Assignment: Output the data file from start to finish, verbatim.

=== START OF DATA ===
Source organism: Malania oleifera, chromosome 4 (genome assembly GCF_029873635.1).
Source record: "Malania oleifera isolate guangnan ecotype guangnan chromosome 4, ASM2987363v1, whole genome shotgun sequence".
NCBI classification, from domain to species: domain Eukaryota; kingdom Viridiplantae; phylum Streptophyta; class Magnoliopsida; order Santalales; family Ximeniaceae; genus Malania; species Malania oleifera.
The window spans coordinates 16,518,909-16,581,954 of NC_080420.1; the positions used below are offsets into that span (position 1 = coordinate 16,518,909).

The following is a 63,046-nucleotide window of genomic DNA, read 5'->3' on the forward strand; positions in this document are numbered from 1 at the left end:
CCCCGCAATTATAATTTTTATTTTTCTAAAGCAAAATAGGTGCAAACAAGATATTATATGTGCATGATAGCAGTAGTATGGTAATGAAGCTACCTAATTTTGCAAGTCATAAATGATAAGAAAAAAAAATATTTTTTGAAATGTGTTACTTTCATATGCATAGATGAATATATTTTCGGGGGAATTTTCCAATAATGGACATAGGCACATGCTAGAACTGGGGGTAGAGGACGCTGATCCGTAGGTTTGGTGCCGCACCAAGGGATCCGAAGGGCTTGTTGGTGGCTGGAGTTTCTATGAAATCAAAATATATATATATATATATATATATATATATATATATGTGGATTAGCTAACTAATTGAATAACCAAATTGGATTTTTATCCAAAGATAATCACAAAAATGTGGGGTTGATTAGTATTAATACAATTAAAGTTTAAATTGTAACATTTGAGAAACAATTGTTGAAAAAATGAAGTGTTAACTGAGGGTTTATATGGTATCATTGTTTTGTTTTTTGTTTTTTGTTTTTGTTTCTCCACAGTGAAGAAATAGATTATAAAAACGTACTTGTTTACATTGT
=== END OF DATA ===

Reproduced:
Source organism: Malania oleifera, chromosome 4 (genome assembly GCF_029873635.1).
Source record: "Malania oleifera isolate guangnan ecotype guangnan chromosome 4, ASM2987363v1, whole genome shotgun sequence".
NCBI classification, from domain to species: domain Eukaryota; kingdom Viridiplantae; phylum Streptophyta; class Magnoliopsida; order Santalales; family Ximeniaceae; genus Malania; species Malania oleifera.
The window spans coordinates 16,518,909-16,581,954 of NC_080420.1; the positions used below are offsets into that span (position 1 = coordinate 16,518,909).

The following is a 63,046-nucleotide window of genomic DNA, read 5'->3' on the forward strand; positions in this document are numbered from 1 at the left end:
CCCCGCAATTATAATTTTTATTTTTCTAAAGCAAAATAGGTGCAAACAAGATATTATATGTGCATGATAGCAGTAGTATGGTAATGAAGCTACCTAATTTTGCAAGTCATAAATGATAAGAAAAAAAAATATTTTTTGAAATGTGTTACTTTCATATGCATAGATGAATATATTTTCGGGGGAATTTTCCAATAATGGACATAGGCACATGCTAGAACTGGGGGTAGAGGACGCTGATCCGTAGGTTTGGTGCCGCACCAAGGGATCCGAAGGGCTTGTTGGTGGCTGGAGTTTCTATGAAATCAAAATATATATATATATATATATATATATATATATATATGTGGATTAGCTAACTAATTGAATAACCAAATTGGATTTTTATCCAAAGATAATCACAAAAATGTGGGGTTGATTAGTATTAATACAATTAAAGTTTAAATTGTAACATTTGAGAAACAATTGTTGAAAAAATGAAGTGTTAACTGAGGGTTTATATGGTATCATTGTTTTGTTTTTTGTTTTTTGTTTTTGTTTCTCCACAGTGAAGAAATAGATTATAAAAACGTACTTGTTTACATTGT